FACT CHECK: Did The NHS Remove The Word ‘Woman’ From Their Website?
A post on shared on social media purports that England’s National Health Service (NHS) has removed the word “woman” from their website.
It seems the NHS have quietly removed the word ‘woman’ from their vocabulary. By referring to us as ‘people with ovaries/vaginas they have reduced women to a reproductive commodity. This must b challenged and stopped.
— [email protected] (@Mytake902737711) March 8, 2023
There are still examples of the word found on the NHS website. However, use of the word has been reduced in some instances.
Thousands of junior doctors in England have walked out Monday morning for a three day strike, Health News Florida reported. Junior doctors make up 45% of the medical workforce, with most claiming to be “undervalued and overworked,” according to BBC News.
The post purports that the NHS has removed the word “woman” from their website, but does not cite any sources. “It seems the NHS have quietly removed the word ‘woman’ from their vocabulary,” the post reads. “By referring to us as ‘people with ovaries/vaginas they have reduced women to a reproductive commodity.”
This claim is false. There are still examples of the use of the word on the NHS website. On the description of the main causes of cervical cancer it reads, “All women and people with a cervix between the ages of 25 and 64 are invited for regular cervical screening.”(RELATED: No, This Is Not A Real Headline About Male Pregnancy)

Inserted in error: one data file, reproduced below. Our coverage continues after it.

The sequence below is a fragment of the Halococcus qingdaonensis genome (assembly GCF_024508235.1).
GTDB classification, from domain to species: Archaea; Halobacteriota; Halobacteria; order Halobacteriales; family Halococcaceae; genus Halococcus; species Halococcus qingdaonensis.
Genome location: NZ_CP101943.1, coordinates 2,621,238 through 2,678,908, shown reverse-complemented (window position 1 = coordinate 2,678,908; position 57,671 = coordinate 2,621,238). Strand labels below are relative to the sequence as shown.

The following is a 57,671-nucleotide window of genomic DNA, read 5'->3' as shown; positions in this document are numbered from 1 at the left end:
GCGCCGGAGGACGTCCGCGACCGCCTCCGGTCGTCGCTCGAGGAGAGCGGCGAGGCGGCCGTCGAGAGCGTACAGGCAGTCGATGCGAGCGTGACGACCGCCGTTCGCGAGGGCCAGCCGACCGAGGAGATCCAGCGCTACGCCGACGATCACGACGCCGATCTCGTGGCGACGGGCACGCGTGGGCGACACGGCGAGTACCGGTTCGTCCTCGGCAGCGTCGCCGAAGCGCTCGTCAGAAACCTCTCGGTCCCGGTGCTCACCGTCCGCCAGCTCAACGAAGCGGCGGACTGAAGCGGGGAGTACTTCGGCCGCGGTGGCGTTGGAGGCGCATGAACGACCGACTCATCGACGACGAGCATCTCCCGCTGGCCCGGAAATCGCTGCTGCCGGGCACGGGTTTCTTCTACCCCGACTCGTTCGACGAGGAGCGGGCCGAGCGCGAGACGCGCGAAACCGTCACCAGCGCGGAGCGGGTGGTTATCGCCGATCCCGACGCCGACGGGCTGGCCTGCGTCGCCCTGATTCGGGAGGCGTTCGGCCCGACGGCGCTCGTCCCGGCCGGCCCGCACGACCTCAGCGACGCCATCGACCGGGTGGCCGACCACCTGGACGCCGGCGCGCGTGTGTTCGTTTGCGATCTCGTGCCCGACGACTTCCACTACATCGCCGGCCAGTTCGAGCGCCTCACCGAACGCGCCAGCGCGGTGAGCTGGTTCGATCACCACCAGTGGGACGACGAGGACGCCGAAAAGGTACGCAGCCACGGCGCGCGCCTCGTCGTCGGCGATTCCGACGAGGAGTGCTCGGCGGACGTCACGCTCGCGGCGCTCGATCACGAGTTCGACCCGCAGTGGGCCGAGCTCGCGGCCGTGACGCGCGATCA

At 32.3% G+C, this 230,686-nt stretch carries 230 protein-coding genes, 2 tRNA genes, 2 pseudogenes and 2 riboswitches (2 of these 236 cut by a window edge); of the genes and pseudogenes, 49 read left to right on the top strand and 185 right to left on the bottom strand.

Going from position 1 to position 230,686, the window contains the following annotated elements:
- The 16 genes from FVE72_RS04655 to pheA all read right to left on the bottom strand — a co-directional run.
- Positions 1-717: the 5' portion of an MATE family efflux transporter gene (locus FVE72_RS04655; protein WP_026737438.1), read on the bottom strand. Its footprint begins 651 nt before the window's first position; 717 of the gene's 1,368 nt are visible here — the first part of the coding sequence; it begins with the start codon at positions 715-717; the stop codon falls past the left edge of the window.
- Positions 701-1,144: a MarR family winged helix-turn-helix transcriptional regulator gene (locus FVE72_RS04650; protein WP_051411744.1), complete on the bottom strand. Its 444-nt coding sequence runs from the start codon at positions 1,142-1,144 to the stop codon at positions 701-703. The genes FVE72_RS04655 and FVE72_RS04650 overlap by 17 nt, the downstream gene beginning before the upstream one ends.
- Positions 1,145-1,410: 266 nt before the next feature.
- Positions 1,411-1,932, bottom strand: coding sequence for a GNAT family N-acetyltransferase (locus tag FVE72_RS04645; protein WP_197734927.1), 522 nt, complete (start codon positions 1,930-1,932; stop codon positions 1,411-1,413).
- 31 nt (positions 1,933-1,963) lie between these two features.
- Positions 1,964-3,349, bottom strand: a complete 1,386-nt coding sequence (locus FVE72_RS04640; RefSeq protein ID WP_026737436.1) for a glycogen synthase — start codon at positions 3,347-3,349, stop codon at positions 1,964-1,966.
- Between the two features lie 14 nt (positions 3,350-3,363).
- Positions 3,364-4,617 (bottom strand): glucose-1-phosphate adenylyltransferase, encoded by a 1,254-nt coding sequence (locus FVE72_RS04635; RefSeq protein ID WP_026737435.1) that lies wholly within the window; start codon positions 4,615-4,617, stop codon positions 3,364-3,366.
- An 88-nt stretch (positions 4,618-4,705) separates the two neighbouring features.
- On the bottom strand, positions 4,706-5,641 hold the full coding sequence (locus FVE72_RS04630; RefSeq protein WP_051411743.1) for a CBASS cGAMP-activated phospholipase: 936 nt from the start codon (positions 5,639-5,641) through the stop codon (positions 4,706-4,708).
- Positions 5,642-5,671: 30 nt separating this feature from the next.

However, the website has been edited to reduce the use of the word in exchange for more inclusive language on several of the overview description pages. The Independent reported that “main NHS web pages on womb, cervical and ovarian cancers have omitted the word “woman.”
An archived version of the overview page on womb cancer from 2019 shows “women” did appear. The updated page does not have the word in the description. There is no credible news report that suggests that the word has been totally removed, but reports have indicated that the language has been edited.
This is not the first time misinformation has spread online. Check Your Fact recently debunked a claim Zelenskyy called for America to send their “sons and daughters” to fight in Ukraine.